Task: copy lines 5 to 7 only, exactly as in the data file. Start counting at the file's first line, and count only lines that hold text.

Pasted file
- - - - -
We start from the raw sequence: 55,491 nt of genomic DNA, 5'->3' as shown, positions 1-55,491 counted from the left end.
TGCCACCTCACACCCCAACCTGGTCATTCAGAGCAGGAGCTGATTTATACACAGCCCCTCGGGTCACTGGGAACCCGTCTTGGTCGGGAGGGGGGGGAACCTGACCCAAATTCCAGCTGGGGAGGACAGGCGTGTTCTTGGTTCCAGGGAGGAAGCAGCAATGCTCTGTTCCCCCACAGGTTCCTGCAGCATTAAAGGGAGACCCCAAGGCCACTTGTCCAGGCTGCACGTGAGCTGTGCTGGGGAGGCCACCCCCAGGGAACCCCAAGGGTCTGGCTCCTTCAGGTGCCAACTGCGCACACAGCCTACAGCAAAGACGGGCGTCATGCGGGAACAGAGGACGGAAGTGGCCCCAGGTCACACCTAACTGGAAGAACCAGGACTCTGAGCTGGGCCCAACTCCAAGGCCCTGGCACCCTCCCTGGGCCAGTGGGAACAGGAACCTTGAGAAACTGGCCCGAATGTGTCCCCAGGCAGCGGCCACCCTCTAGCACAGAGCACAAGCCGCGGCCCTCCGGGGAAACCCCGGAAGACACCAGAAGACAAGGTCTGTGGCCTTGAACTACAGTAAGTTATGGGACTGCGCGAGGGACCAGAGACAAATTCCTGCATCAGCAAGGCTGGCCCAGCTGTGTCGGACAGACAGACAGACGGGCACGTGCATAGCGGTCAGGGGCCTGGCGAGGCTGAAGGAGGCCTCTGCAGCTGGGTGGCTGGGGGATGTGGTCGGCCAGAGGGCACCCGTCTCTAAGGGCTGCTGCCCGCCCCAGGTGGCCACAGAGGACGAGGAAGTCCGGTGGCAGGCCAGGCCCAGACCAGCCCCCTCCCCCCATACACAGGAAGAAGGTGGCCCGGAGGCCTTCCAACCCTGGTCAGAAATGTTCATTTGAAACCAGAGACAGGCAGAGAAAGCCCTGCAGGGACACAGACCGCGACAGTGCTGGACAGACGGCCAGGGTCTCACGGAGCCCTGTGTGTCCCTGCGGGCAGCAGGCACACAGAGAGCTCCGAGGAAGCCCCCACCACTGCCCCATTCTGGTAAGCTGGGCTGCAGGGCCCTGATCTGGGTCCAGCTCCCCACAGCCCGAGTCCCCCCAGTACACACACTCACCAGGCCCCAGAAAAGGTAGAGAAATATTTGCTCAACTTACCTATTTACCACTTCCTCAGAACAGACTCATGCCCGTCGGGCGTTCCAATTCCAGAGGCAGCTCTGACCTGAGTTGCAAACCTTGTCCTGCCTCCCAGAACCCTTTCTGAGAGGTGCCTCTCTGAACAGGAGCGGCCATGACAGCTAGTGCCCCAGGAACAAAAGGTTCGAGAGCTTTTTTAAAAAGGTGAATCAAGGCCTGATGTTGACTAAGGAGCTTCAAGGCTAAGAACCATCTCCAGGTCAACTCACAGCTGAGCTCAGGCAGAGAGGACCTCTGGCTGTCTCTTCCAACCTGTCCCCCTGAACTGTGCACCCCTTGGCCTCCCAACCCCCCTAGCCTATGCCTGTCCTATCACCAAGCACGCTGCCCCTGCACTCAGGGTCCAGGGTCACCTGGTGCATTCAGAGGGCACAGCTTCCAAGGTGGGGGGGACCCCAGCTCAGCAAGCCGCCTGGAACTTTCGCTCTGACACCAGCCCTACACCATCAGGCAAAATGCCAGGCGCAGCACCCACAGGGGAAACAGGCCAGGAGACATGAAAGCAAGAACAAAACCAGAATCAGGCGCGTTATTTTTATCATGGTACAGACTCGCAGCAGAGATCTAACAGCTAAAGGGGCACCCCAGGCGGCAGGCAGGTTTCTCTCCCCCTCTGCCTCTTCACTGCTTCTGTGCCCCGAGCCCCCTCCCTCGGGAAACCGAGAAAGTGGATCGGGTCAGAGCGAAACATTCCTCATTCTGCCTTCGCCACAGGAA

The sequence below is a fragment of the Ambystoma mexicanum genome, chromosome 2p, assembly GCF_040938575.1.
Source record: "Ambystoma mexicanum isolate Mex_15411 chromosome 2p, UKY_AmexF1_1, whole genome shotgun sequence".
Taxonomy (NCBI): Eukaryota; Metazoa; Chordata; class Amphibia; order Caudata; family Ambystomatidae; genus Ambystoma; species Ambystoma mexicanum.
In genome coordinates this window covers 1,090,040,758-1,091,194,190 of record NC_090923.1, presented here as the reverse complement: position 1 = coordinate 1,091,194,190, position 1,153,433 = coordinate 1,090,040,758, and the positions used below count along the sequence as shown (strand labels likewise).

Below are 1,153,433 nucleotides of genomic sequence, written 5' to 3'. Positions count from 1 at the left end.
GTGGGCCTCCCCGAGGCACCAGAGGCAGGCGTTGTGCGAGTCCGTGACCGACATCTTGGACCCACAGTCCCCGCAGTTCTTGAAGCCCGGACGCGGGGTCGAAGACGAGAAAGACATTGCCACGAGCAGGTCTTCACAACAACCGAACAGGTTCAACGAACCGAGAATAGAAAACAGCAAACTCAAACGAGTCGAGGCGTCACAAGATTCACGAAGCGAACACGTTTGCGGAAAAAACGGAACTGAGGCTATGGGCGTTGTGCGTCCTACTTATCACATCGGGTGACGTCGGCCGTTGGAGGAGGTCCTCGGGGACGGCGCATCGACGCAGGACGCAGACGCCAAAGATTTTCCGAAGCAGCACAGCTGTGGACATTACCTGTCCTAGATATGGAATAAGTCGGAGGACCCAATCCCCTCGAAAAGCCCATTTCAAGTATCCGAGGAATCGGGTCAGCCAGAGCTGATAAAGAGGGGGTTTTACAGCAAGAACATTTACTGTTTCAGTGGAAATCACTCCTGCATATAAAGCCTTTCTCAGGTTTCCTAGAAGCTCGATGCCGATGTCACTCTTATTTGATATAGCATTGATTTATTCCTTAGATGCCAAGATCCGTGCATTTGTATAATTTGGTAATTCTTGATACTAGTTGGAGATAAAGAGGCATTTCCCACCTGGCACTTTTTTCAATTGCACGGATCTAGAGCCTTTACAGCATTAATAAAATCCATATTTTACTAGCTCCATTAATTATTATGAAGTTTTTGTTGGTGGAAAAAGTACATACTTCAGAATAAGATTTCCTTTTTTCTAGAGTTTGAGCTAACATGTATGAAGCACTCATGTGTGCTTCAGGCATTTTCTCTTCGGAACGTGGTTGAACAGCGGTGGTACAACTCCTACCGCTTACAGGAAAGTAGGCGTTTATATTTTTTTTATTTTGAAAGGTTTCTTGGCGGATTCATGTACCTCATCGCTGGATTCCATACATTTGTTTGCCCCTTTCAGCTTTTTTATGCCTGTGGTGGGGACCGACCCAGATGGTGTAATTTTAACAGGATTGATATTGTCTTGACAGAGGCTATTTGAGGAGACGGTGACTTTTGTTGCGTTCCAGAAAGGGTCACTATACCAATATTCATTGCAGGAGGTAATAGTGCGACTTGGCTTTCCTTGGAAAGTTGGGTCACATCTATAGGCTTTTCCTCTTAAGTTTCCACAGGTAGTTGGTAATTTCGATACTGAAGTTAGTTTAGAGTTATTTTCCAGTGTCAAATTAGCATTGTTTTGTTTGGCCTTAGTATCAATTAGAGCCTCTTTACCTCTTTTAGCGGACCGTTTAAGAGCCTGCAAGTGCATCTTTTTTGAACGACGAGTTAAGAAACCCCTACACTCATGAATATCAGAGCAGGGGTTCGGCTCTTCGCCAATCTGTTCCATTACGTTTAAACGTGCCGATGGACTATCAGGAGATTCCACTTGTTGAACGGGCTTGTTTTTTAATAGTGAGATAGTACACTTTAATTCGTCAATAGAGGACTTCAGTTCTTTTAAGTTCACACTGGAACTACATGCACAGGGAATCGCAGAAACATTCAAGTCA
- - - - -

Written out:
Taxonomy (NCBI): Eukaryota; Metazoa; Chordata; class Amphibia; order Caudata; family Ambystomatidae; genus Ambystoma; species Ambystoma mexicanum.
In genome coordinates this window covers 1,090,040,758-1,091,194,190 of record NC_090923.1, presented here as the reverse complement: position 1 = coordinate 1,091,194,190, position 1,153,433 = coordinate 1,090,040,758, and the positions used below count along the sequence as shown (strand labels likewise).

Below are 1,153,433 nucleotides of genomic sequence, written 5' to 3'. Positions count from 1 at the left end.